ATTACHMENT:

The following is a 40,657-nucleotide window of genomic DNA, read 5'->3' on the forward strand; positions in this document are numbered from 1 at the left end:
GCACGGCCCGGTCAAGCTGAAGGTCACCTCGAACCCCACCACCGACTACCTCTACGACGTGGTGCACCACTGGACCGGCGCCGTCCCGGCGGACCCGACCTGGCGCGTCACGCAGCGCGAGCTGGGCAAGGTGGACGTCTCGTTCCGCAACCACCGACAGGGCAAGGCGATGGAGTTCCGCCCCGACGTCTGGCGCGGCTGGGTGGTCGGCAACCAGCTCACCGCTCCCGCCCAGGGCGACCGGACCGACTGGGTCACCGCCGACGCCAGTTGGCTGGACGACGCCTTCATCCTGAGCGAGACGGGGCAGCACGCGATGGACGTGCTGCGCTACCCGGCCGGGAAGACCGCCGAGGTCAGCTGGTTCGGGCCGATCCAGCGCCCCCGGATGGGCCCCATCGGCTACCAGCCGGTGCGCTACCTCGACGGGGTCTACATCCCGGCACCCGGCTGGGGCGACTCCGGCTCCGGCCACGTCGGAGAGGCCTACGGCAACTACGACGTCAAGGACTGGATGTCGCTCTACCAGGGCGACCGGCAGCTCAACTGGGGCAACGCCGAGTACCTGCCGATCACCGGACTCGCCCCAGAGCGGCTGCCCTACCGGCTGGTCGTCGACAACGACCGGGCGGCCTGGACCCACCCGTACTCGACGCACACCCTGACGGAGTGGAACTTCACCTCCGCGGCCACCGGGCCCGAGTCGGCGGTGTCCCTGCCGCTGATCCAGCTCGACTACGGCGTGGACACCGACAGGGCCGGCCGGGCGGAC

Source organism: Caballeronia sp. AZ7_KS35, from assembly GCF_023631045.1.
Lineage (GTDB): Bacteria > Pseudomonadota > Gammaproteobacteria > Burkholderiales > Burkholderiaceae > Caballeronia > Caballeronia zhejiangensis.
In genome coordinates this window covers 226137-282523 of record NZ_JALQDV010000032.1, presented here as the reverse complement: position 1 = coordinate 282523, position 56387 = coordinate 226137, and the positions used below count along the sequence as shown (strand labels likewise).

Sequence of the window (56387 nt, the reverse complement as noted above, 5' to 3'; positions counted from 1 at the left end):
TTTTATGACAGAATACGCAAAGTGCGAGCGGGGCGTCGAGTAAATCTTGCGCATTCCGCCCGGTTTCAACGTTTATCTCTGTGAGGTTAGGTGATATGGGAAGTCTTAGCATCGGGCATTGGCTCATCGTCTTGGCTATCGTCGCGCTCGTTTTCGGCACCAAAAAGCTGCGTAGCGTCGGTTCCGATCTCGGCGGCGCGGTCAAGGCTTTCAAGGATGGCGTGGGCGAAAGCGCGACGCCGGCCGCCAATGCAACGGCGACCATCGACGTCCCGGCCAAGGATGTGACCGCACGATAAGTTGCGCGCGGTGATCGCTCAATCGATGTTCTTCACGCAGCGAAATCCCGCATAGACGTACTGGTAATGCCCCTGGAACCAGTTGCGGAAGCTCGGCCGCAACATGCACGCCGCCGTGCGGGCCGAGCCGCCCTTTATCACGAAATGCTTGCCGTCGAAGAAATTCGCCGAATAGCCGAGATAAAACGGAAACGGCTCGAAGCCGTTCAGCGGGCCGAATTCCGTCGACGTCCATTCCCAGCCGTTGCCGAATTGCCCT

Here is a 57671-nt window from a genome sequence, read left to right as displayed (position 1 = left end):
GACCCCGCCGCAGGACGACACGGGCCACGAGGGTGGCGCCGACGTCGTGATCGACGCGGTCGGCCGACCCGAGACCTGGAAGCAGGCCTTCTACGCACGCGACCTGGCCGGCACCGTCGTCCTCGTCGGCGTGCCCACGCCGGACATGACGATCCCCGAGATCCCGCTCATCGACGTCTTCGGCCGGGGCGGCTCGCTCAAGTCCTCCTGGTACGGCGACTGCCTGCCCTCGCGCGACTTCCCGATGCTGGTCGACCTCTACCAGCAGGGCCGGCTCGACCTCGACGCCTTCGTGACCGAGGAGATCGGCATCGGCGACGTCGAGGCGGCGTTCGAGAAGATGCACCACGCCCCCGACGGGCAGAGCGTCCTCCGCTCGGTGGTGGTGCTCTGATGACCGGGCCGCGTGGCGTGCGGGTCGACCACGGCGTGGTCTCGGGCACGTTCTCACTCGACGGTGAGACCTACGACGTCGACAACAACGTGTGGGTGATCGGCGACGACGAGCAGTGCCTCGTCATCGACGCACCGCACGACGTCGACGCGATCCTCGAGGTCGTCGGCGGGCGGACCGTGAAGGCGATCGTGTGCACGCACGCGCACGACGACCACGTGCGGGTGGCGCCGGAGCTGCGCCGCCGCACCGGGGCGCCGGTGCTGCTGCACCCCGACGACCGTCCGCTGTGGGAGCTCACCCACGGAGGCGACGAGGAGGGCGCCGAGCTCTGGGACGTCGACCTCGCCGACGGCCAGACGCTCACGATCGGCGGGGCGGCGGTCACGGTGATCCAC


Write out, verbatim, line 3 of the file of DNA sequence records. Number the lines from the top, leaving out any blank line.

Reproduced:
Source organism: Caballeronia sp. AZ7_KS35, from assembly GCF_023631045.1.